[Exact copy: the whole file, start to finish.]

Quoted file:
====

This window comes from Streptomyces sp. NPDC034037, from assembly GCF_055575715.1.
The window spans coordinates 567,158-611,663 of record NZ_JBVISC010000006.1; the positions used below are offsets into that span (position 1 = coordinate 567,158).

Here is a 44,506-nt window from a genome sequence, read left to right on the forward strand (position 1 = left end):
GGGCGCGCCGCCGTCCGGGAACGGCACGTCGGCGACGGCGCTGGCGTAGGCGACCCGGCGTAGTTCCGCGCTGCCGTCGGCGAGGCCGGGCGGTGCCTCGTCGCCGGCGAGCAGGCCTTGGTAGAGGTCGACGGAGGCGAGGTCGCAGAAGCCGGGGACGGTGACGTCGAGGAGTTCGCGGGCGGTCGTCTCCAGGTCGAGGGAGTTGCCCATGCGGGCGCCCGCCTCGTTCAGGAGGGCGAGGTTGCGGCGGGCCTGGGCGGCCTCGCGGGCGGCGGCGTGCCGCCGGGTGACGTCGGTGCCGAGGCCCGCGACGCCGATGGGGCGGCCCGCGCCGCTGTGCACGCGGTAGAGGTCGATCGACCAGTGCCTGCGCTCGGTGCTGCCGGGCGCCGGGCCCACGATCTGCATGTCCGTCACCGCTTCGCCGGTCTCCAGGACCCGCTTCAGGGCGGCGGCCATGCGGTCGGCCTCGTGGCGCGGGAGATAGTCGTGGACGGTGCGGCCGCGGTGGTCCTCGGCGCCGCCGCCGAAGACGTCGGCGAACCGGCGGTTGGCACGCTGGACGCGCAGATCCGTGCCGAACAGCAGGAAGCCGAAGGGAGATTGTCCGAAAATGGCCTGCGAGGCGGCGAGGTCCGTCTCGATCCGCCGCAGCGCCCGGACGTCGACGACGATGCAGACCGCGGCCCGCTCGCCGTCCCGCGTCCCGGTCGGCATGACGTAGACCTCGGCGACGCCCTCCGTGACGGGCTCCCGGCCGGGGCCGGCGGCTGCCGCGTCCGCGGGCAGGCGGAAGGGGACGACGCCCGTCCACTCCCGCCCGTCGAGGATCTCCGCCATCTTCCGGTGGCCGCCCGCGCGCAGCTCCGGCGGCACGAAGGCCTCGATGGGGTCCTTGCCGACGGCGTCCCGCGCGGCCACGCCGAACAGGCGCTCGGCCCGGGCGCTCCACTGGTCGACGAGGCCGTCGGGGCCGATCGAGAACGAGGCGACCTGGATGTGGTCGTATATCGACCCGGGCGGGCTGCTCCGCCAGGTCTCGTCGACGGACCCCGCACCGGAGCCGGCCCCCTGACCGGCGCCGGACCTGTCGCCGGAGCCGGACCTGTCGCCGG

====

This window comes from Streptomyces sp. NPDC034037, from assembly GCF_055575715.1.
The window spans coordinates 567,158-611,663 of record NZ_JBVISC010000006.1; the positions used below are offsets into that span (position 1 = coordinate 567,158).

Here is a 44,506-nt window from a genome sequence, read left to right on the forward strand (position 1 = left end):
GGGCGCGCCGCCGTCCGGGAACGGCACGTCGGCGACGGCGCTGGCGTAGGCGACCCGGCGTAGTTCCGCGCTGCCGTCGGCGAGGCCGGGCGGTGCCTCGTCGCCGGCGAGCAGGCCTTGGTAGAGGTCGACGGAGGCGAGGTCGCAGAAGCCGGGGACGGTGACGTCGAGGAGTTCGCGGGCGGTCGTCTCCAGGTCGAGGGAGTTGCCCATGCGGGCGCCCGCCTCGTTCAGGAGGGCGAGGTTGCGGCGGGCCTGGGCGGCCTCGCGGGCGGCGGCGTGCCGCCGGGTGACGTCGGTGCCGAGGCCCGCGACGCCGATGGGGCGGCCCGCGCCGCTGTGCACGCGGTAGAGGTCGATCGACCAGTGCCTGCGCTCGGTGCTGCCGGGCGCCGGGCCCACGATCTGCATGTCCGTCACCGCTTCGCCGGTCTCCAGGACCCGCTTCAGGGCGGCGGCCATGCGGTCGGCCTCGTGGCGCGGGAGATAGTCGTGGACGGTGCGGCCGCGGTGGTCCTCGGCGCCGCCGCCGAAGACGTCGGCGAACCGGCGGTTGGCACGCTGGACGCGCAGATCCGTGCCGAACAGCAGGAAGCCGAAGGGAGATTGTCCGAAAATGGCCTGCGAGGCGGCGAGGTCCGTCTCGATCCGCCGCAGCGCCCGGACGTCGACGACGATGCAGACCGCGGCCCGCTCGCCGTCCCGCGTCCCGGTCGGCATGACGTAGACCTCGGCGACGCCCTCCGTGACGGGCTCCCGGCCGGGGCCGGCGGCTGCCGCGTCCGCGGGCAGGCGGAAGGGGACGACGCCCGTCCACTCCCGCCCGTCGAGGATCTCCGCCATCTTCCGGTGGCCGCCCGCGCGCAGCTCCGGCGGCACGAAGGCCTCGATGGGGTCCTTGCCGACGGCGTCCCGCGCGGCCACGCCGAACAGGCGCTCGGCCCGGGCGCTCCACTGGTCGACGAGGCCGTCGGGGCCGATCGAGAACGAGGCGACCTGGATGTGGTCGTATATCGACCCGGGCGGGCTGCTCCGCCAGGTCTCGTCGACGGACCCCGCACCGGAGCCGGCCCCCTGACCGGCGCCGGACCTGTCGCCGGAGCCGGACCTGTCGCCGG